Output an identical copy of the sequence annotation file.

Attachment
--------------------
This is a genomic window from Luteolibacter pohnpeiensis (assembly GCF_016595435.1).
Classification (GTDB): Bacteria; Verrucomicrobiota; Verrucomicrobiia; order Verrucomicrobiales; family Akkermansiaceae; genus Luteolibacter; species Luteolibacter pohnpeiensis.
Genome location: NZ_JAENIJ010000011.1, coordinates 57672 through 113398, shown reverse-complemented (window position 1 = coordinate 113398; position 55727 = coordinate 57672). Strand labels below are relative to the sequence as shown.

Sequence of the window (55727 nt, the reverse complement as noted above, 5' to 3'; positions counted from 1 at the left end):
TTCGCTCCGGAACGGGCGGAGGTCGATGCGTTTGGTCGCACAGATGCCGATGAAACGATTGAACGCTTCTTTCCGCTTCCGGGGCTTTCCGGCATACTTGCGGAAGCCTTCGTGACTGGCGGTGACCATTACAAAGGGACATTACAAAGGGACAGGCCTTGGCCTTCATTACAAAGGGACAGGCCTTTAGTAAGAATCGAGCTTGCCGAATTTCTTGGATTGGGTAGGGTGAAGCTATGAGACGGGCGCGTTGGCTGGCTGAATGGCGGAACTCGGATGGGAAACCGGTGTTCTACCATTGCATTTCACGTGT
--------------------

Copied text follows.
This is a genomic window from Luteolibacter pohnpeiensis (assembly GCF_016595435.1).
Classification (GTDB): Bacteria; Verrucomicrobiota; Verrucomicrobiia; order Verrucomicrobiales; family Akkermansiaceae; genus Luteolibacter; species Luteolibacter pohnpeiensis.
Genome location: NZ_JAENIJ010000011.1, coordinates 57672 through 113398, shown reverse-complemented (window position 1 = coordinate 113398; position 55727 = coordinate 57672). Strand labels below are relative to the sequence as shown.

Sequence of the window (55727 nt, the reverse complement as noted above, 5' to 3'; positions counted from 1 at the left end):
TTCGCTCCGGAACGGGCGGAGGTCGATGCGTTTGGTCGCACAGATGCCGATGAAACGATTGAACGCTTCTTTCCGCTTCCGGGGCTTTCCGGCATACTTGCGGAAGCCTTCGTGACTGGCGGTGACCATTACAAAGGGACATTACAAAGGGACAGGCCTTGGCCTTCATTACAAAGGGACAGGCCTTTAGTAAGAATCGAGCTTGCCGAATTTCTTGGATTGGGTAGGGTGAAGCTATGAGACGGGCGCGTTGGCTGGCTGAATGGCGGAACTCGGATGGGAAACCGGTGTTCTACCATTGCATTTCACGTGT